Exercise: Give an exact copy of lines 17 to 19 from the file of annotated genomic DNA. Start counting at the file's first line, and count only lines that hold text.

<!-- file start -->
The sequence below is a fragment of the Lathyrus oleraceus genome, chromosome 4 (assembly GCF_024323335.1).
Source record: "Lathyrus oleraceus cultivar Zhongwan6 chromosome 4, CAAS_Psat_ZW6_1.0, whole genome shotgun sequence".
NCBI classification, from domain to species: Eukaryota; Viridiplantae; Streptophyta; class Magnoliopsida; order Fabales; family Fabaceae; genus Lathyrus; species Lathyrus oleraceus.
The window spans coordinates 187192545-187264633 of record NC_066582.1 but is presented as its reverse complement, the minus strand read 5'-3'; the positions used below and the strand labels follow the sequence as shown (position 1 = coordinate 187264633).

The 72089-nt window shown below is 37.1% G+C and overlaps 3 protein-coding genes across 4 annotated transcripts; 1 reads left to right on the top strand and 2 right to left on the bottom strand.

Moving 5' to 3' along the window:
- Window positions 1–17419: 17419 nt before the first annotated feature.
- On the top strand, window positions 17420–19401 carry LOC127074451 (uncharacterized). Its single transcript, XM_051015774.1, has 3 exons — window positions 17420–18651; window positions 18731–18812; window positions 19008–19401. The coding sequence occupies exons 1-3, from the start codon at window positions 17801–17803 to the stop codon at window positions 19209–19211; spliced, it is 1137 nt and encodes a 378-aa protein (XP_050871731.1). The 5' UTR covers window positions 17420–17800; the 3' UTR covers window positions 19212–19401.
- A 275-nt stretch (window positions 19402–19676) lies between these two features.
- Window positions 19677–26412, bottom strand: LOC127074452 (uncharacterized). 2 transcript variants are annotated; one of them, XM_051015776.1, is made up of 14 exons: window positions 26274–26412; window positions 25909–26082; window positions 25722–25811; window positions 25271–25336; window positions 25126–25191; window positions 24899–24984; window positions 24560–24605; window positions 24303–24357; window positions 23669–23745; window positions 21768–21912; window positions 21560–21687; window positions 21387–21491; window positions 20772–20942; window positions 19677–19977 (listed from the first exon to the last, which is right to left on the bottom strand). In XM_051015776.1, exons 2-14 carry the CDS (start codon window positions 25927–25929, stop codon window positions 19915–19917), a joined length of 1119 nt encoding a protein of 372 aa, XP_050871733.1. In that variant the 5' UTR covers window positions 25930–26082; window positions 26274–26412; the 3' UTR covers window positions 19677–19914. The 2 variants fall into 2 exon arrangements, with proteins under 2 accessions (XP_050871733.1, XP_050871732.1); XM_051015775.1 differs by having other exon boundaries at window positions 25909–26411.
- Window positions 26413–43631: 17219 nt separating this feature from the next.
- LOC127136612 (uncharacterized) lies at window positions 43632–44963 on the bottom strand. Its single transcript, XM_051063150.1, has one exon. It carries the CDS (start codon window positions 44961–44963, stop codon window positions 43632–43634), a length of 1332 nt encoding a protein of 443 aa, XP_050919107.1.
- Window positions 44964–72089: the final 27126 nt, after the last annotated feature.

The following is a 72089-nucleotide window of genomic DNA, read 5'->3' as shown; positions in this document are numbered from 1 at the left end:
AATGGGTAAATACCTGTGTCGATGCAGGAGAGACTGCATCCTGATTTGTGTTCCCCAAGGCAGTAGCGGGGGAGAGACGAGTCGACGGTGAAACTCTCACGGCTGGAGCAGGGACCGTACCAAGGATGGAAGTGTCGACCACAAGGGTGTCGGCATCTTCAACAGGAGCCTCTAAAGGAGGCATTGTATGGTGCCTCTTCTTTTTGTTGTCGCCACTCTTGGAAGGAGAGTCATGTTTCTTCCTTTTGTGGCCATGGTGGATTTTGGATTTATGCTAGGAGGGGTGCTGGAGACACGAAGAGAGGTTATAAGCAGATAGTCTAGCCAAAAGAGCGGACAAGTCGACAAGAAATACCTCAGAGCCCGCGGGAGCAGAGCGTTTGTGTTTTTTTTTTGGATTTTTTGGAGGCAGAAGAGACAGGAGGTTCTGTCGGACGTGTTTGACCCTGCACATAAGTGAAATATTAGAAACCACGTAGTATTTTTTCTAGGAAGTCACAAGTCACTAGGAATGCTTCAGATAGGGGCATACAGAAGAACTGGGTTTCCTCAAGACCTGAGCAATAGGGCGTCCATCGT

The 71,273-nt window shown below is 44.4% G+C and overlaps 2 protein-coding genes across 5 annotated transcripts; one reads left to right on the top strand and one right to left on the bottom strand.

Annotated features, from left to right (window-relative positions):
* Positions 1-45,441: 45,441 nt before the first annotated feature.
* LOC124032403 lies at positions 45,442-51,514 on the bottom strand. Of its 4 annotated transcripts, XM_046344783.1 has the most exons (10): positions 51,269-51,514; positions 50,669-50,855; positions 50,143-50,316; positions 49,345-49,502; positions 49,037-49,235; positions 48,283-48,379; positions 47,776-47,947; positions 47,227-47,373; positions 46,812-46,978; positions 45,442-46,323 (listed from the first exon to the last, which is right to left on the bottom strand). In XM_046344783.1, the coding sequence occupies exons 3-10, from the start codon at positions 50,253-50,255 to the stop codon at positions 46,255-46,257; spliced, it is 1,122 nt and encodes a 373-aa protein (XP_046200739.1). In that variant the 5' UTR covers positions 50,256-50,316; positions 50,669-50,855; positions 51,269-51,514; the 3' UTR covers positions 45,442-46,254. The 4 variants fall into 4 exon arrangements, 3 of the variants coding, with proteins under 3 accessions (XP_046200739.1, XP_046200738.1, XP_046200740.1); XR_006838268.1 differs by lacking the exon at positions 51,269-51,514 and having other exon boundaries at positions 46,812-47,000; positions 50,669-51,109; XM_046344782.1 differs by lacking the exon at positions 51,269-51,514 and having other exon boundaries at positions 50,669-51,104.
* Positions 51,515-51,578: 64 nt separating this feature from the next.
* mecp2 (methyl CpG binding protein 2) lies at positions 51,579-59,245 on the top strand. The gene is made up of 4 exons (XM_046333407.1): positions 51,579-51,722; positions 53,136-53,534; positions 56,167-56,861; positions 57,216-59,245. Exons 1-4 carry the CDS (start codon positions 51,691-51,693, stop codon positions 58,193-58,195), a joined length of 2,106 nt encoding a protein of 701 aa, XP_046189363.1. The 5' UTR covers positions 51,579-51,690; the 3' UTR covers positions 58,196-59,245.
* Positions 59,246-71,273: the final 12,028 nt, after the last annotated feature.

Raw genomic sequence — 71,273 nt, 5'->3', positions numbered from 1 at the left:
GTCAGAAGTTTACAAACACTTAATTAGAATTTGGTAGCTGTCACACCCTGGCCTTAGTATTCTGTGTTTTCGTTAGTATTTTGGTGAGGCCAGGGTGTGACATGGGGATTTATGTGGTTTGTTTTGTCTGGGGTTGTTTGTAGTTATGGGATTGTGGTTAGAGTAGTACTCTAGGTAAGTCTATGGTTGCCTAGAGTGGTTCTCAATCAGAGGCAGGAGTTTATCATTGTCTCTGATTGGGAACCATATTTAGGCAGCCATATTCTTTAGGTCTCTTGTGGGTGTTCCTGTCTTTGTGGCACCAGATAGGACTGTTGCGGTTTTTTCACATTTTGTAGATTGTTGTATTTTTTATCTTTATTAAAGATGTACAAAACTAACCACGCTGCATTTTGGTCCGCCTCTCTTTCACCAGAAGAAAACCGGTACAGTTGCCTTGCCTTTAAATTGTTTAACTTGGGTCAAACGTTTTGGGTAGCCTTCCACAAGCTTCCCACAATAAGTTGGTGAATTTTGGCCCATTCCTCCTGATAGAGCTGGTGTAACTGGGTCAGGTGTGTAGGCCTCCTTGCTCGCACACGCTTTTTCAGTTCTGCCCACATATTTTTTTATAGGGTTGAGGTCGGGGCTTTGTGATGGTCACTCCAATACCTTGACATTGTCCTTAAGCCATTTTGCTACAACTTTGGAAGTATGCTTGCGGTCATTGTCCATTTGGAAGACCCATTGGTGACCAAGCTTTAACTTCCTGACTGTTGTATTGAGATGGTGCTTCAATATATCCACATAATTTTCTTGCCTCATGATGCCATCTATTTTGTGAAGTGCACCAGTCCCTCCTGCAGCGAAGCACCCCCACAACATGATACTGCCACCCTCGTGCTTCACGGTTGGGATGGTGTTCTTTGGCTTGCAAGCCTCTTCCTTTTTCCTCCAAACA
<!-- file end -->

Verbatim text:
Annotated features, from left to right (window-relative positions):
* Positions 1-45,441: 45,441 nt before the first annotated feature.
* LOC124032403 lies at positions 45,442-51,514 on the bottom strand. Of its 4 annotated transcripts, XM_046344783.1 has the most exons (10): positions 51,269-51,514; positions 50,669-50,855; positions 50,143-50,316; positions 49,345-49,502; positions 49,037-49,235; positions 48,283-48,379; positions 47,776-47,947; positions 47,227-47,373; positions 46,812-46,978; positions 45,442-46,323 (listed from the first exon to the last, which is right to left on the bottom strand). In XM_046344783.1, the coding sequence occupies exons 3-10, from the start codon at positions 50,253-50,255 to the stop codon at positions 46,255-46,257; spliced, it is 1,122 nt and encodes a 373-aa protein (XP_046200739.1). In that variant the 5' UTR covers positions 50,256-50,316; positions 50,669-50,855; positions 51,269-51,514; the 3' UTR covers positions 45,442-46,254. The 4 variants fall into 4 exon arrangements, 3 of the variants coding, with proteins under 3 accessions (XP_046200739.1, XP_046200738.1, XP_046200740.1); XR_006838268.1 differs by lacking the exon at positions 51,269-51,514 and having other exon boundaries at positions 46,812-47,000; positions 50,669-51,109; XM_046344782.1 differs by lacking the exon at positions 51,269-51,514 and having other exon boundaries at positions 50,669-51,104.